The Rolling Stones: Beggar's Banquet
It was 1968 and the stakes couldn’t have been higher. The world of rock music was caught up in a fervor and transition that both suited the times and matched them, upheaval for upheaval.
The Rolling Stones, after years of hit singles that hewed to radio formula, were in something of a creative cul-de-sac. Her Satanic Majesties Request, released in 1967, was a blatant attempt to ride the psychedelic coattails of the broad appeal of the Beatles’ Sgt. Pepper’s Lonely Hearts Club Band. The work of prog-rock explorers like Pink Floyd, and the release of Electric Ladyland by the Jimi Hendrix Experience were changing the vocabulary of music.
It was time for something new.
That something new—created in a world in utter disarray, and growing instability within the band itself—was Beggars Banquet, the Rolling Stones album that is one of the band’s three or four best recordings. To these ears, it’s the best work of the original Stones lineup: culturally grounded but sonically adventurous, literate, passionate and, with the death of the Stones’ brilliant original guitarist Brian Jones less than a year after release, tragically moving. Here the Stones helped change rock music as heard on the radio, breaking with the three-minute diktat that largely imprisoned rock during the 1960’s.
But Beggars also showed the Rolling Stones willing to play against the prevailing trend: As grandiose, multitracked psychedelia made its assault on rock culture, the Stones pivoted back to basic American roots music—a cultural anchor in the face of swirling change. Beggars Banquet was the anti-Sgt. Pepper.
The opening track, “Sympathy for the Devil” was an experiment in both length and subject. Mick Jagger was said to have been inspired by Mikhail Bulgakov’s The Master and Margarita, a novel that posits Satan’s return to our world in a number of guises. Jagger’s acid first-person statement of the human condition, an indictment of the cult of personality—the same one that imprisoned him in an evolving celebrity culture—remains one of rock’s lyric masterpieces.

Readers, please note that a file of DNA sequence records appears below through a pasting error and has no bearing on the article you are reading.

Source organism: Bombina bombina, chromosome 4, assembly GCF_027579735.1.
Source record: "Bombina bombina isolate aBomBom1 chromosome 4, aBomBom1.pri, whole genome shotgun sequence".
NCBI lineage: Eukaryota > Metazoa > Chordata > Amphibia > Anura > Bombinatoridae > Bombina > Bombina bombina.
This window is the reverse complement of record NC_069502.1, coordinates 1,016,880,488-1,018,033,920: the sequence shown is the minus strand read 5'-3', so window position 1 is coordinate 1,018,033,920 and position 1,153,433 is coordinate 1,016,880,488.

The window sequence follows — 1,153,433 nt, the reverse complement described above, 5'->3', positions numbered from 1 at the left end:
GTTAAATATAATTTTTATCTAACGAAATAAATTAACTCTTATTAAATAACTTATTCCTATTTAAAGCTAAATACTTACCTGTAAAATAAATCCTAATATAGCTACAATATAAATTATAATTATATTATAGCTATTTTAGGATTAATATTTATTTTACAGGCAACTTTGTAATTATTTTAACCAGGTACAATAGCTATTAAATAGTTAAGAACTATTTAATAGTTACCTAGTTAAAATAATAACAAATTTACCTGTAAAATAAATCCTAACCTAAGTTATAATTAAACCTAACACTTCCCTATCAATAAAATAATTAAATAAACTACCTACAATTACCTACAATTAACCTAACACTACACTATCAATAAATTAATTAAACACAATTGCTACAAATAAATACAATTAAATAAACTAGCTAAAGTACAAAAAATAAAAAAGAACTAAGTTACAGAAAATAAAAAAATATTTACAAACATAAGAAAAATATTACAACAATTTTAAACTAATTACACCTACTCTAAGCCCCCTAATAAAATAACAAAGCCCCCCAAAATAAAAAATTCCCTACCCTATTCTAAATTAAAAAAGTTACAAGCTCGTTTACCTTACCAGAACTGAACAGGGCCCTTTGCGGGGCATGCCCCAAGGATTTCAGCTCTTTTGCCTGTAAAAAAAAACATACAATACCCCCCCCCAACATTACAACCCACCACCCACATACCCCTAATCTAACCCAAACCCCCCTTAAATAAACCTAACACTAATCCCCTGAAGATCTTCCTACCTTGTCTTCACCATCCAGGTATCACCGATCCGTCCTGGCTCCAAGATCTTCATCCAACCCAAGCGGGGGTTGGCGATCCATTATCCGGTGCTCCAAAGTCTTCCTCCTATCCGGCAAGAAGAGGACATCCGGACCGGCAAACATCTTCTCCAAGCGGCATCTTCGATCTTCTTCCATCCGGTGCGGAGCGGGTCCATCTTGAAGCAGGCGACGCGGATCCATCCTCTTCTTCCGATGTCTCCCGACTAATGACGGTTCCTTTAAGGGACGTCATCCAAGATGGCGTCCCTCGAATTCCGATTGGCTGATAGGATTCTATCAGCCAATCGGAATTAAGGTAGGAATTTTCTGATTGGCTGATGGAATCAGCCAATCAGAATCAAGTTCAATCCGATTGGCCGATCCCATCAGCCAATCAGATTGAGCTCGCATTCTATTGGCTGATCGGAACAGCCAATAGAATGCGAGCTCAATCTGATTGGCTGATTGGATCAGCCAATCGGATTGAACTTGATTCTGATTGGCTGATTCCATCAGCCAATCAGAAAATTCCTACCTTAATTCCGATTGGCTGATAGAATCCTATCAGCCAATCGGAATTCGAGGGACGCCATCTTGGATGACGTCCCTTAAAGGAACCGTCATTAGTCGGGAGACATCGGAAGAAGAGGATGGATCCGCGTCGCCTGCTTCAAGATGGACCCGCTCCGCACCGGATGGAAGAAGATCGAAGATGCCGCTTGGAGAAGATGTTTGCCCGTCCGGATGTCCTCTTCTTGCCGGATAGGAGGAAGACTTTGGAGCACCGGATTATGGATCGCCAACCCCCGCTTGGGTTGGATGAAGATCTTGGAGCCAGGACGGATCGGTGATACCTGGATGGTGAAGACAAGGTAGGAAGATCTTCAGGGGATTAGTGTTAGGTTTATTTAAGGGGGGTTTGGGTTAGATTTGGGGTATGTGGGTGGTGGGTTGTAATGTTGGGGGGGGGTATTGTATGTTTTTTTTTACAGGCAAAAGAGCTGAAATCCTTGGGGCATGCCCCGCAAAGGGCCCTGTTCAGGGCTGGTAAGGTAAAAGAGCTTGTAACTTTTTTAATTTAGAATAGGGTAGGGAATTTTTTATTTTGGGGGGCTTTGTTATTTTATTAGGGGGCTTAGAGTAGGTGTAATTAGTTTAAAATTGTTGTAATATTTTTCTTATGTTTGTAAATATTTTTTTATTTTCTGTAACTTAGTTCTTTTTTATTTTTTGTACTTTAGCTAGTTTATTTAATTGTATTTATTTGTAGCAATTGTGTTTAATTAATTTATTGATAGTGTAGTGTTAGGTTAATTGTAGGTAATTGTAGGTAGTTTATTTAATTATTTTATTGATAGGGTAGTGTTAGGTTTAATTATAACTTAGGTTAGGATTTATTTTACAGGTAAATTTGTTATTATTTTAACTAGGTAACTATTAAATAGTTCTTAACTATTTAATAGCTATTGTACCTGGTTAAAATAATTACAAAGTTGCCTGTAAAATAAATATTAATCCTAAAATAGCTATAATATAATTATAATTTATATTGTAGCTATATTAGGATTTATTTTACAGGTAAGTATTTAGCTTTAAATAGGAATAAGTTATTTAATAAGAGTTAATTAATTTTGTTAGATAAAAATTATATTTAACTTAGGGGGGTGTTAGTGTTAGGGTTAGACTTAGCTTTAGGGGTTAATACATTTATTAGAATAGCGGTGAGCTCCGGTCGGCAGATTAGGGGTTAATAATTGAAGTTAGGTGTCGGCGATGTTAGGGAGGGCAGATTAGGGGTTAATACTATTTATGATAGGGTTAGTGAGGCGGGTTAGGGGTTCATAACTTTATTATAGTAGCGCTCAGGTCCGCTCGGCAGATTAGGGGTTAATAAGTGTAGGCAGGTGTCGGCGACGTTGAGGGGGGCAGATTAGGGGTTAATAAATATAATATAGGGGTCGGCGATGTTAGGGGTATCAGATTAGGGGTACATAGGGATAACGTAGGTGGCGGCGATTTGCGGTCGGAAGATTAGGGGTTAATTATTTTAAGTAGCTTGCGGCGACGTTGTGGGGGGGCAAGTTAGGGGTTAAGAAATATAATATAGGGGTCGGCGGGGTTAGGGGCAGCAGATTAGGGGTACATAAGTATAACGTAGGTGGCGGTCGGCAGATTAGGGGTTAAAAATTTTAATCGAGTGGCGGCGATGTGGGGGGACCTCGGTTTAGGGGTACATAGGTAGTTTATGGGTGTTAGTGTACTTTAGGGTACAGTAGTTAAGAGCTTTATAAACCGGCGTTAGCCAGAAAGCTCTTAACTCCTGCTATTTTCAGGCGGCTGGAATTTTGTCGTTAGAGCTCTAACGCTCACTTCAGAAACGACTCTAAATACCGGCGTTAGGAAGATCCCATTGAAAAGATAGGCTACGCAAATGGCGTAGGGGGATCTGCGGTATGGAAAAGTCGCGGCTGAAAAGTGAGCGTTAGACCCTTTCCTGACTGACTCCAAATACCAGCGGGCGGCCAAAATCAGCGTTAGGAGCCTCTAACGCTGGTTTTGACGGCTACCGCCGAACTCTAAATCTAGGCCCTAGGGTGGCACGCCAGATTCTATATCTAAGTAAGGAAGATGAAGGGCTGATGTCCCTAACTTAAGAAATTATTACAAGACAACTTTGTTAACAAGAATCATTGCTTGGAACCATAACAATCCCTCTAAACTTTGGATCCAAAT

With tracks like “Prodigal Son” and “Dear Doctor”, the Stones ventured into country and blues like never before. “Prodigal Son”, a blues song by Mississippi bluesman Rev. Robert Wilkins in the 1930s, was reworked by the Stones as a folky shuffle, a hallelujah romp straight from the Delta. “Dear Doctor,” a wry tale of nuptials gone awry, borrows from the hill-country music of Appalachia.
For all its wry humor and surreal comic turns, there’s a shadow over this record. You hear it on the plaintive ballad “No Expectations”. It’s there we’re witness to the twilight of Brian Jones, by this time a man near the end of the rope. Jones, a drug casualty on a long downward spiral, performs slide guitar work here that’s harrowing in its emotional honesty. Forty years on, it can still break your heart.
His lead work on “Parachute Woman” and “Jig-Saw Puzzle” is as lean and inventive as anything he’d recorded before. And listen closely to “Street Fighting Man”—in some ways the song that embodied the year 1968. Inspired by the student protests in Paris, it captures the spirit of chaos that made the song possible… and throughout, you’ll hear the sinewy thread of Brian Jones’ sitar, the kind of singular, inventive touch that confirms again his singular contribution to the Stones.
There’s a before-Beggars version of the Rolling Stones and an after. As much as anything, it was Jones’ slow fade from his role as the band’s visual symbol and musical polymath—a process made permanent when Jones died on July 3, 1969—that marks the dividing line between one iteration of the Rolling Stones and those that followed.
There were later high points in the Stones career: Let It Bleed, the first Stones album with Jones’ able replacement, Mick Taylor; Exile on Main Street, the sprawling tribute to soul, gospel and the rhythms of New York City; Tattoo You, a testament to the jaded but vulnerable creatures of rock’s demimonde.
But Beggars Banquet is that first point of departure—the pivot point that separated the Stones from being just another British Invader and being a group to be reckoned with, on its own creative terms. As a musical statement of simplicity in the face of complexity, order in the face of turmoil, with lyrics Oscar Wilde might have appreciated and music that still moves you, it more than holds its own—a document, a soundtrack for an era.
—Michael E. Ross
Rolling Stones - Sympathy for The Devil ( Live 1969 Altamont)